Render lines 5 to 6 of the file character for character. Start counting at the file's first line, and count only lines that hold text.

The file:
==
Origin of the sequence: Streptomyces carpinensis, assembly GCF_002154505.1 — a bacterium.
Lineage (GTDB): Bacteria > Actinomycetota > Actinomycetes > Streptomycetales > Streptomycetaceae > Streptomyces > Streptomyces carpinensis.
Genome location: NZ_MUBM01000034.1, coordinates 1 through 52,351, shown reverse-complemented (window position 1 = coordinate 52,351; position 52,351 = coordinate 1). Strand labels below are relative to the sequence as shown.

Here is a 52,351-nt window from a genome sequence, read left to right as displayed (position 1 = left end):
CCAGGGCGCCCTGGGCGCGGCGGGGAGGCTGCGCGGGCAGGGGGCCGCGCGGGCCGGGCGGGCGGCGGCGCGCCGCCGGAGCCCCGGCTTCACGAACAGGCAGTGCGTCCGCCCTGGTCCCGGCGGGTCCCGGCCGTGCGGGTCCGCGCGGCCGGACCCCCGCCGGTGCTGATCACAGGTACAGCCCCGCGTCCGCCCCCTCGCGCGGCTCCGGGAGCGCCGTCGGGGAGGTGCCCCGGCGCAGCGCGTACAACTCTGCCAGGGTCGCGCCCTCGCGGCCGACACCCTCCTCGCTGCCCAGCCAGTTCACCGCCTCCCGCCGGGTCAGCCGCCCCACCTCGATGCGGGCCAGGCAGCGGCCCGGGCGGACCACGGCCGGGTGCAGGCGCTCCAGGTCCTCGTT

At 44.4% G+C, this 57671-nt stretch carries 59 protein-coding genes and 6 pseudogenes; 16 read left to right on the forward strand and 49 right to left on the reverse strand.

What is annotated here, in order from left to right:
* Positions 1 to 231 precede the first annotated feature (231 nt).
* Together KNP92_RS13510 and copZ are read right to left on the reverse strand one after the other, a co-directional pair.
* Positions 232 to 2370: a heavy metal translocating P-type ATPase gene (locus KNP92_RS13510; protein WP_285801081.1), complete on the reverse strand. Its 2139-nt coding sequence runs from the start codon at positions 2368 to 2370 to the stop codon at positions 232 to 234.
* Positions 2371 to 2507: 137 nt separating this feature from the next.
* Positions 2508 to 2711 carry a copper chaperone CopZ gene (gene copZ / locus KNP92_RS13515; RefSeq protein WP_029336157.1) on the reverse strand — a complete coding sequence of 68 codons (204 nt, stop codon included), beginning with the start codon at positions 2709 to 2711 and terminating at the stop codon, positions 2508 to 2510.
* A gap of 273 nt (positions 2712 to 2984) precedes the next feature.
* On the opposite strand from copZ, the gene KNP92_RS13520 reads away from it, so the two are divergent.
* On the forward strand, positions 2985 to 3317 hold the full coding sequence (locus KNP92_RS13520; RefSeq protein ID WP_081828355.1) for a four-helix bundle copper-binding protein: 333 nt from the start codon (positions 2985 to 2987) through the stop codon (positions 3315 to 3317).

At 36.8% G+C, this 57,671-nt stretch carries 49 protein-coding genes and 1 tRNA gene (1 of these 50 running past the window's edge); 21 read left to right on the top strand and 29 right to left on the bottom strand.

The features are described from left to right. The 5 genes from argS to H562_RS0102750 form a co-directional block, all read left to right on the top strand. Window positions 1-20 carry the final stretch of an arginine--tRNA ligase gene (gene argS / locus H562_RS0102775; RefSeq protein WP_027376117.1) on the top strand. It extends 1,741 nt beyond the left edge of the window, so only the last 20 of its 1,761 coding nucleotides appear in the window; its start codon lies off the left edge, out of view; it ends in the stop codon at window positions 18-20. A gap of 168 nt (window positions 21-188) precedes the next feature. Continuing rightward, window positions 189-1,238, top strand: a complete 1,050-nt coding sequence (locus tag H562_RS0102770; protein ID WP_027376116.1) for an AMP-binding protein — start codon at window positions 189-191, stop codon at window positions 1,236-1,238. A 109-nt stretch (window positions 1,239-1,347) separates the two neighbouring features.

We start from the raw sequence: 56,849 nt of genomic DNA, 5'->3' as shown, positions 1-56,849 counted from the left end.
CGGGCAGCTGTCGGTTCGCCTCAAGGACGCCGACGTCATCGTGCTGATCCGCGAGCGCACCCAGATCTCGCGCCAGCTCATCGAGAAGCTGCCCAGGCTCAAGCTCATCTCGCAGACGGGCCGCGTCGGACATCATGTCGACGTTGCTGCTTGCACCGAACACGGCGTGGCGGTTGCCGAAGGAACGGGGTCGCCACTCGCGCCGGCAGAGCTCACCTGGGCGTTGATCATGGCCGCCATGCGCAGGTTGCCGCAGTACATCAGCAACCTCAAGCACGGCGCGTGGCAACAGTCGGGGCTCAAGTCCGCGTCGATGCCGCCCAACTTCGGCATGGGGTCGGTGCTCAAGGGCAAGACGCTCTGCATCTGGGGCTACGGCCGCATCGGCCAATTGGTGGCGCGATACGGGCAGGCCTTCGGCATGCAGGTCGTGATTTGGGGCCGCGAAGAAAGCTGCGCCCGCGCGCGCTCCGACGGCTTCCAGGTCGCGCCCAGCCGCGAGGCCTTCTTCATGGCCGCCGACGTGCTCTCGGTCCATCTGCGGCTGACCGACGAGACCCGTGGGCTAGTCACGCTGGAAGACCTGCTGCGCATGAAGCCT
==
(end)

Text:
CCAGGGCGCCCTGGGCGCGGCGGGGAGGCTGCGCGGGCAGGGGGCCGCGCGGGCCGGGCGGGCGGCGGCGCGCCGCCGGAGCCCCGGCTTCACGAACAGGCAGTGCGTCCGCCCTGGTCCCGGCGGGTCCCGGCCGTGCGGGTCCGCGCGGCCGGACCCCCGCCGGTGCTGATCACAGGTACAGCCCCGCGTCCGCCCCCTCGCGCGGCTCCGGGAGCGCCGTCGGGGAGGTGCCCCGGCGCAGCGCGTACAACTCTGCCAGGGTCGCGCCCTCGCGGCCGACACCCTCCTCGCTGCCCAGCCAGTTCACCGCCTCCCGCCGGGTCAGCCGCCCCACCTCGATGCGGGCCAGGCAGCGGCCCGGGCGGACCACGGCCGGGTGCAGGCGCTCCAGGTCCTCGTT

At 44.4% G+C, this 57671-nt stretch carries 59 protein-coding genes and 6 pseudogenes; 16 read left to right on the forward strand and 49 right to left on the reverse strand.